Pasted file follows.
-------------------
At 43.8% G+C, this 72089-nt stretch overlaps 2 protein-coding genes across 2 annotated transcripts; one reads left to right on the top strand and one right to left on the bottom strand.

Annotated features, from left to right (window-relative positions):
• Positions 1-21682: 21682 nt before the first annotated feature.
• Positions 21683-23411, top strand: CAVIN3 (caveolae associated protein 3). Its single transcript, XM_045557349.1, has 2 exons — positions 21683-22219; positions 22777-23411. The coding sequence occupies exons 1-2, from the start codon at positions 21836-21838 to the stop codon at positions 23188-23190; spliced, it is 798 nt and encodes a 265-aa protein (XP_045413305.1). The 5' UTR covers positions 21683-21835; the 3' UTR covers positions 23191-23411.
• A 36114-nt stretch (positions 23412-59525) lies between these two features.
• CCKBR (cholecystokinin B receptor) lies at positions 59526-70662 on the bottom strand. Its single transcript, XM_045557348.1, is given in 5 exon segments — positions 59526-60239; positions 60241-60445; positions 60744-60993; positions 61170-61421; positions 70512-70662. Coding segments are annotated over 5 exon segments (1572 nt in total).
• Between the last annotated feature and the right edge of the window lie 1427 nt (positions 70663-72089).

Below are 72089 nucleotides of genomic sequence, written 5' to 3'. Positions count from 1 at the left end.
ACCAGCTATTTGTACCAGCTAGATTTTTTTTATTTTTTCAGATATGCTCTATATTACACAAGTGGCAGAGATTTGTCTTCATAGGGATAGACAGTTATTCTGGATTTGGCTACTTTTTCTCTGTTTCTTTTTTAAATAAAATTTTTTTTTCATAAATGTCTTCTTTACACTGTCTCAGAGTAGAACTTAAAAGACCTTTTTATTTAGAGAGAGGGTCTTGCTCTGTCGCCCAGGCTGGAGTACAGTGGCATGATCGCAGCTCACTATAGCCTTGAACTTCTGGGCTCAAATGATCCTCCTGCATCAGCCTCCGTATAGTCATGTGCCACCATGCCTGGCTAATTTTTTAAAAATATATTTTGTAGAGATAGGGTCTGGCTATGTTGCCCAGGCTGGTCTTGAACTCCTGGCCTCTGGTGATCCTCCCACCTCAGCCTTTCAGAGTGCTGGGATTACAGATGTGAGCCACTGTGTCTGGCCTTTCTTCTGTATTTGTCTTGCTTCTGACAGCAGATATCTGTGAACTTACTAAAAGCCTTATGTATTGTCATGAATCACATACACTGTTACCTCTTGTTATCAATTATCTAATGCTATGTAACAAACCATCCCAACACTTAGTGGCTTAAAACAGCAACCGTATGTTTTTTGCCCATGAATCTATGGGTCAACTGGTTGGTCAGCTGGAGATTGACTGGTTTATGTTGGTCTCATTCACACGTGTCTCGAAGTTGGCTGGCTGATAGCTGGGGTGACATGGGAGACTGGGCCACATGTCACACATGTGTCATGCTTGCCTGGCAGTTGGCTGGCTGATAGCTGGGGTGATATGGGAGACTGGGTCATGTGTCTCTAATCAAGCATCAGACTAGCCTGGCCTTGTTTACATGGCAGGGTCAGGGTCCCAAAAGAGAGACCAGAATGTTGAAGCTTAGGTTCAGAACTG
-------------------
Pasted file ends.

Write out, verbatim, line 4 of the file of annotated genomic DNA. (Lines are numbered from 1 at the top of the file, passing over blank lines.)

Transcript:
• Positions 21683-23411, top strand: CAVIN3 (caveolae associated protein 3). Its single transcript, XM_045557349.1, has 2 exons — positions 21683-22219; positions 22777-23411. The coding sequence occupies exons 1-2, from the start codon at positions 21836-21838 to the stop codon at positions 23188-23190; spliced, it is 798 nt and encodes a 265-aa protein (XP_045413305.1). The 5' UTR covers positions 21683-21835; the 3' UTR covers positions 23191-23411.